Let $X$ be a polyhedron. For each $n$-dimensional face $f$ of $X$ fix a homeomorphism $\sigma_f:\triangle^n\to f$ where $\triangle^n$ is the standard $n-$simplex so that whenever $f$ is a face of $f'$ the map $\sigma_{f'}^{-1}\sigma_f$ is an affine map $\triangle^n\to\triangle^{n'}$ where $n'=\dim \triangle'$. These maps enable one to speak of forms on the simplices of $X$ with rational polynomial coefficients. A degree $n$ Sullivan piecewise polynomial form on $X$ is a choice of degree $n$ rational polynomial forms, one for each face of $X$, that agree on the intersections of the faces. Such forms form a commutative differential graded algebra (cdga) denoted $A_{PL}(X)$.

$X$ is called formal if the cdga's $A_{PL}(X)$ and $H^\ast(X,\mathbf{Q})$ (with zero differential) are quasi-isomorphic i.e. can be connected by a chain of cdga quasi-isomorphisms. One topological consequence of formality is that if $X$ is formal, all higher Massey products on $H^\ast(X,\mathbf{Q})$ vanish (see e.g. Griffiths, Morgan, Rational homotopy theory and differential forms). I vaguely remember having heard that the converse is false: there are non-formal spaces with vanishing Massey products. I would like to ask if anyone knows a (preferably not too expensive) example of such a space.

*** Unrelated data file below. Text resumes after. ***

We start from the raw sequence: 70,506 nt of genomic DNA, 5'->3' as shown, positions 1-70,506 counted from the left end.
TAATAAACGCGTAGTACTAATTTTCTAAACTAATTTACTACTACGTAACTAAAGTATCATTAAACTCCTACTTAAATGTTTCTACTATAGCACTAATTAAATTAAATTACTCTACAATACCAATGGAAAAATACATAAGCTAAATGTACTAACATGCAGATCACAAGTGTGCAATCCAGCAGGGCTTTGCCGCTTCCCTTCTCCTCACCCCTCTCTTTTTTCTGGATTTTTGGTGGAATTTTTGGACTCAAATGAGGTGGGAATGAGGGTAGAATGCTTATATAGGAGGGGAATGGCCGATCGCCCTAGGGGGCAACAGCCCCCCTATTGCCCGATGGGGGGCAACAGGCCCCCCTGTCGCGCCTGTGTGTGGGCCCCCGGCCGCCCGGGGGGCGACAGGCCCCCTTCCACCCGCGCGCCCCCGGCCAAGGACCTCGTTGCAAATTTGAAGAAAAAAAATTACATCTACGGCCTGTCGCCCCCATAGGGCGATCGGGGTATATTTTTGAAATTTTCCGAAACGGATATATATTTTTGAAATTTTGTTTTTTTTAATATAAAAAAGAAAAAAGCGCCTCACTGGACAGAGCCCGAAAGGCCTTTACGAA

Remark: this question can of course be stated in terms of cdga's without referring to spaces: by Sullivan's realization theorem (Infinitesimal computations in topology, \S 8) to give an example it would suffice to construct a non-formal cdga $A$ with $A^0=\mathbf{Q},A^1=0$ all of whose Massey products vanish. However, if there is a geometric example, I'd be interested to know.